By Greg Johnson in Sydney, Australia
Australia's Jai Crawford is en route to China's Tour of Qinghai Lake were he has two aims - a top ten finish and a European contract for 2008. The Giant Asia rider performed strongly in the build up to the 2.HC event, taking second overall at last week's Tour of East Java in Indonesia.
"I am aiming at a top ten GC result, I feel that will be satisfactory and give the European teams confirmation of my ability," explained Crawford. "I have taken results from every international stage race I have ridden this year.
"I am confident I can go to another level given the opportunity," declared the youngster from Tasmania. "I want to ride in Europe again, this time with good health and a competent team."
Crawford, who currently rides for his Asian team in return for airfares and a bike, told Cyclingnews earlier this season that he was targeting the July 14 - 22 Qinghai Lake race to secure the chance to return to Europe. Since then, the 23 year-old has spent three months training in Tasmania.
"My condition is as good as I can make given my limited racing program, so I am satisfied," he said. "The unknown is how my body will cope with the high altitude of the Qinghai Lake region. Right now in training it feels fine but I am not racing yet."
Crawford's dream of performing at cycling's Elite level in Europe suffered some setbacks over the past two seasons. In 2005, Crawford and then teammate Luke Bettany both resigned from their startup squad, citing teething problems within the team as the reason for leaving. Last year Crawford was dealt another blow when a serious bout of glandular fever kept him sidelined for most of the season.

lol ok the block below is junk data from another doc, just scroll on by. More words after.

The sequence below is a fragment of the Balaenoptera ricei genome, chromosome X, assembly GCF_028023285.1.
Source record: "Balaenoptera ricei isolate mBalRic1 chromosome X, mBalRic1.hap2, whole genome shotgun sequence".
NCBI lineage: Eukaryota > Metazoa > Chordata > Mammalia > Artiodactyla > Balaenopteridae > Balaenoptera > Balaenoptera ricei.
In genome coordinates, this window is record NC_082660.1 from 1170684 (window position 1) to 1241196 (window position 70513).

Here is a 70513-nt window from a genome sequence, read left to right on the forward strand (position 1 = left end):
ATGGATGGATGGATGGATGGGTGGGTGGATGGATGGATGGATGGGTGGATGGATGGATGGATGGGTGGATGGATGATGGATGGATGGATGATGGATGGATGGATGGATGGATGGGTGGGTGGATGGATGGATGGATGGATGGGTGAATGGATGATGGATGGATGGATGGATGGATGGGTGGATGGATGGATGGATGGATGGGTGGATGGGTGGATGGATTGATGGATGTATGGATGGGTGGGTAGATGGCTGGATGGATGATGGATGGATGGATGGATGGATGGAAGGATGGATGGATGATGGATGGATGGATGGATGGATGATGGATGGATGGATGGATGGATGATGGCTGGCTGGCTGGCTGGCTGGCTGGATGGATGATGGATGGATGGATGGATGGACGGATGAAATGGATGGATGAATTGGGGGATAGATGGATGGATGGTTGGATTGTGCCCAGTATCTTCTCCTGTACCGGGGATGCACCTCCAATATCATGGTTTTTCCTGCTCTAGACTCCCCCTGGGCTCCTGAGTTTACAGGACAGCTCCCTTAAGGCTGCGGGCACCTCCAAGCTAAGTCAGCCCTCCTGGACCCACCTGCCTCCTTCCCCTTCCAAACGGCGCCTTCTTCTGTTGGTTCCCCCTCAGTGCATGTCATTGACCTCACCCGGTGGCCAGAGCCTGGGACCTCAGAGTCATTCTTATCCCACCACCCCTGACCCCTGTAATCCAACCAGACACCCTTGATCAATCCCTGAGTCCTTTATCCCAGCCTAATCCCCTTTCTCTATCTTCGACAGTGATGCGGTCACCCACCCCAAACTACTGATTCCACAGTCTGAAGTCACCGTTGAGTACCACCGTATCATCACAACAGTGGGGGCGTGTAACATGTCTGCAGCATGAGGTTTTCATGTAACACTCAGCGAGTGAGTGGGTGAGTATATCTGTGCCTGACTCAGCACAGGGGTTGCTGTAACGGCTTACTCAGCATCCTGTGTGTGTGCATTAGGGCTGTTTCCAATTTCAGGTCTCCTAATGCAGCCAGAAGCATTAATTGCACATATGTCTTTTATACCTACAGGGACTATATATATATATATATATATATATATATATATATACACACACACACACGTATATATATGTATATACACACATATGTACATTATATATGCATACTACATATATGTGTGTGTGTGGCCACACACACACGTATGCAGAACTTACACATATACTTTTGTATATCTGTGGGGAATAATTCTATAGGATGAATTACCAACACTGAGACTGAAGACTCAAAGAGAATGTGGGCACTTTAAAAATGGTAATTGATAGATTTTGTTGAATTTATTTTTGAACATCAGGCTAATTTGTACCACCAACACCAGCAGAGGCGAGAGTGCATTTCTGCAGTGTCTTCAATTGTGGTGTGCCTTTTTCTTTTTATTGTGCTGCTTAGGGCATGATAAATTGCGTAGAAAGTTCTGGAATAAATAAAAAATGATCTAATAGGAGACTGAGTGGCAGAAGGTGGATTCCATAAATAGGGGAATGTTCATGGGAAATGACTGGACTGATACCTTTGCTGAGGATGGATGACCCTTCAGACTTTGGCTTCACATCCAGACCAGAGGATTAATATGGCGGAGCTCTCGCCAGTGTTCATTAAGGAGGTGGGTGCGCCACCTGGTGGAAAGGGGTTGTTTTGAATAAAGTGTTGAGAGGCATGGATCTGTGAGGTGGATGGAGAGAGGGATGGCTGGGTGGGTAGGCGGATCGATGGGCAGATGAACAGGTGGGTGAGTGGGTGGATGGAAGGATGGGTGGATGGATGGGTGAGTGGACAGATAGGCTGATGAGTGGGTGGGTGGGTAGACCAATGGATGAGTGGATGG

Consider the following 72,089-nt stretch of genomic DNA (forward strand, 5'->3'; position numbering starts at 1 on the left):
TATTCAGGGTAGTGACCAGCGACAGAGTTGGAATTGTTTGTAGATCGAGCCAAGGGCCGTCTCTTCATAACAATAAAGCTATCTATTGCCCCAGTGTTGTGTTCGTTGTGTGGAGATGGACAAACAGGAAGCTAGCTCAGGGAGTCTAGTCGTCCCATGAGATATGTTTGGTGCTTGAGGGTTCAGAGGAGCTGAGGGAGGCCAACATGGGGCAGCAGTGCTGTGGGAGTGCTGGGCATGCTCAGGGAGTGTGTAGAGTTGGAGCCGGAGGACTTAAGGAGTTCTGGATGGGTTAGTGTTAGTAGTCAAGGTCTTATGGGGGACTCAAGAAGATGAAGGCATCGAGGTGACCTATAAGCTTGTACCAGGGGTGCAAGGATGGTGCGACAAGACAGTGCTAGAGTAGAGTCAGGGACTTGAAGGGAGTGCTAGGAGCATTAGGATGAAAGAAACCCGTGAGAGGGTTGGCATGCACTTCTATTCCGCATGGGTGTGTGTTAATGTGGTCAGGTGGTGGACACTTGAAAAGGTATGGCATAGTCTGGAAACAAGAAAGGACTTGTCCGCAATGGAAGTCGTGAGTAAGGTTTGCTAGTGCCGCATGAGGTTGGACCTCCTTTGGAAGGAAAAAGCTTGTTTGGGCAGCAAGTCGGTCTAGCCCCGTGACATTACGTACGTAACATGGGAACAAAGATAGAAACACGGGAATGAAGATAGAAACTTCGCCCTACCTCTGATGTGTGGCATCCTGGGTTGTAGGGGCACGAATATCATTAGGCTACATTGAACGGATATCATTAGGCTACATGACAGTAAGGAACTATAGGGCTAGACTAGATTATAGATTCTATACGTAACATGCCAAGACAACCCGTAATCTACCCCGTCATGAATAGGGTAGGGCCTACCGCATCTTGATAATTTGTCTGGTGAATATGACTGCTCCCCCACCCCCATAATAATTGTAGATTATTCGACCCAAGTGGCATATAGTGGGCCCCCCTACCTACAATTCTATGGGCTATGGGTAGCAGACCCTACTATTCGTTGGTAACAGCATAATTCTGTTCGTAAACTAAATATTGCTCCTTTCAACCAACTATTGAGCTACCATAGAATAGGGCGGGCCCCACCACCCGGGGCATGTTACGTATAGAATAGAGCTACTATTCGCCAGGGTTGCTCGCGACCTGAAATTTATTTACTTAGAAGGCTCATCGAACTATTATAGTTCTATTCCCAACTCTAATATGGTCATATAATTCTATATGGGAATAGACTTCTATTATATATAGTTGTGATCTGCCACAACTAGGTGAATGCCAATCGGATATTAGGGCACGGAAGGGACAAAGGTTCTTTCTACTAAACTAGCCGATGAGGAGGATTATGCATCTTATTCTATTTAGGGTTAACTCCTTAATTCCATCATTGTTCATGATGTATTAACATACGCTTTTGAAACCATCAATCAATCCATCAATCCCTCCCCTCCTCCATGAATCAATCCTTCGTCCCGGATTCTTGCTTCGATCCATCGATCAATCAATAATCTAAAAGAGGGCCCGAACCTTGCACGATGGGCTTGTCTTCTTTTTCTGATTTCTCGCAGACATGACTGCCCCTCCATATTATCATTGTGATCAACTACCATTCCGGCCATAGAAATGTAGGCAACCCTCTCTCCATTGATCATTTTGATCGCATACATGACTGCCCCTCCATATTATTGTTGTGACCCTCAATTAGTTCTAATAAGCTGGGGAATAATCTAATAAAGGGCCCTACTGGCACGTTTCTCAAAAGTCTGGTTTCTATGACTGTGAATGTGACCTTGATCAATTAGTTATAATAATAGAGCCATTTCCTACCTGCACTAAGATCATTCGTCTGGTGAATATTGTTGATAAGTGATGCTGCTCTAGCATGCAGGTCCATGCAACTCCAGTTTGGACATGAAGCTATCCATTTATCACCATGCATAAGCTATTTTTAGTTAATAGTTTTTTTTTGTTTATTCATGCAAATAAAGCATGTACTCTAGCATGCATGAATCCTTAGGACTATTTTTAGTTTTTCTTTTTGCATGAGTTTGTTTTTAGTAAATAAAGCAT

With the dramas of the past two season behind him, Crawford has performed strongly in the few races he's contested. After taking overall victory at January's Tour of Siam, he finished fifth on general classification in February's Tour de Langkawi, after storming up the gruelling climb to Genting Highlands in fifth place, behind names like David George, José Rujano and stage winner Jose Serpa.
"Java was exceptionally hot coming straight from winter in Tassie, but my body coped pretty well and the second day I produced the form I hoped I was building in my three months training at home," he explained of his most recent success. "I finished second that day to Borjn Glassner but for me it was more about testing my legs on the two categorised climbs in the last 50 kilometres. The test showed promising results and I expect to step up now before Qinghai Lake."
Read more about Jai Crawford in this interview.